Feedback on new bark and ambrosia beetles in Michigan

Two cases of black stem borer and ambrosia beetle were found in Michigan.

I received two quick responses to the article on new bark and ambrosia beetles recently found in Michigan written in May. In the first case, a nursery in southern Michigan reported extensive damage to young apple trees 2 to 2.5 feet in diameter. Beetles collected from the dead and dying trees were sent to MSU where Dr. Anthony Cognato identified them as Xylosandrus germanus, the black stem borer (Photo 1). Frass tubes the diameter of pencil-lead were also found protruding from infested apple trees (Photo 2).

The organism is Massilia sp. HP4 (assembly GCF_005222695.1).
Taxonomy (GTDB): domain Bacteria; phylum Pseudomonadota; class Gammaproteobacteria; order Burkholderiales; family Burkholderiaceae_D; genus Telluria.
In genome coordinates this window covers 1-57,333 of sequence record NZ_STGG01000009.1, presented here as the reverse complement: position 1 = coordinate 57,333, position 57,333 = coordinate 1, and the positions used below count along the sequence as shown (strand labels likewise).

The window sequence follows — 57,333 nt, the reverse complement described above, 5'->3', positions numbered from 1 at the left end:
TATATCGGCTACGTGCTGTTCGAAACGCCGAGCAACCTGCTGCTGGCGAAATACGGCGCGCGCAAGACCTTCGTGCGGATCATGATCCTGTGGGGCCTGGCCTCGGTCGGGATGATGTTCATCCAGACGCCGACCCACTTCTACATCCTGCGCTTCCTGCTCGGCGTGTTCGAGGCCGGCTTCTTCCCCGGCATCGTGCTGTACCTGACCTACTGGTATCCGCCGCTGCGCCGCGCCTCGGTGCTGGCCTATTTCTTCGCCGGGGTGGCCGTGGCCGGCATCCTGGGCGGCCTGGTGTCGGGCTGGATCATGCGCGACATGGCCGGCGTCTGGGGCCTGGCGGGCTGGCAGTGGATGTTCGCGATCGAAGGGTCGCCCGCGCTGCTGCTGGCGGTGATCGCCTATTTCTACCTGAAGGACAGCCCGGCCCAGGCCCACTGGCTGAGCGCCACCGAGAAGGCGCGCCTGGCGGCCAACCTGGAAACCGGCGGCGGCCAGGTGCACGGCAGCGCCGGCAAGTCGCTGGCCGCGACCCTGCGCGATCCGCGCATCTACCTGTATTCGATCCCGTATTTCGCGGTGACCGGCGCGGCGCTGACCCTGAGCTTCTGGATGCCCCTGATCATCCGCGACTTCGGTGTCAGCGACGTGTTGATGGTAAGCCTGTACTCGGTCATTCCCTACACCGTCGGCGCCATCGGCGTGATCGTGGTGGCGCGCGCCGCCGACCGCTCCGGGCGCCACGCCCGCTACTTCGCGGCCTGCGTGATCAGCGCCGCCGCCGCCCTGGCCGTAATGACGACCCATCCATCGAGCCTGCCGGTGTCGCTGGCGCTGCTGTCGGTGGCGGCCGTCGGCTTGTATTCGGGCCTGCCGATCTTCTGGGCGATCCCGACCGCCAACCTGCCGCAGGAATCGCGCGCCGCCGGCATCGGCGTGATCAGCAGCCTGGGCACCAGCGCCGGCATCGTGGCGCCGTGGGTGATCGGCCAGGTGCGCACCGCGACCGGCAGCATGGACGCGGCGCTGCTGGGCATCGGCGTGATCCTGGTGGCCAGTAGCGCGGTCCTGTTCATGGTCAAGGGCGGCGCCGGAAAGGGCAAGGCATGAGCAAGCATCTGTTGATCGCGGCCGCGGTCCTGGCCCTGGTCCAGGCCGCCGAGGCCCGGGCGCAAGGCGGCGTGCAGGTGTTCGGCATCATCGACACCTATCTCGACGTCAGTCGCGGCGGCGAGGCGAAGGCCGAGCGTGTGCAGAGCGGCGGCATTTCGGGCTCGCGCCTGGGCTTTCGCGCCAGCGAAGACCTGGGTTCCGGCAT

Black stem borer
Photo 1. The black stem borer. Photo credit: Steve Valley, Oregon Department of Agriculture.

Frass cloumn of black stem borer
Photo 2. Frass column of black stem borer protruding from entrance tunnel. Photo credit: G. Keith Douce, University of George,

In the second report, photos were sent by Guerin Wilkinson, owner of GreenStreet Tree Care (Photo 3). Wilkinson found frass tubes protruding from some large Norway maples in Ann Arbor that were definitely made by an ambrosia beetle. These trees are declining for unknown reasons. At this time, we have not identified which ambrosia beetle it is or if the decline of these trees is due to the ambrosia beetles or other factors.

Frass tubes protruding from Norway maple
Photo 3. Tiny (diameter of a pencil lead) frass tubes protruding from a Norway maple in Ann Arbor. Photo credit: Guerin Wilkinson, GreenStreet Tree Care.

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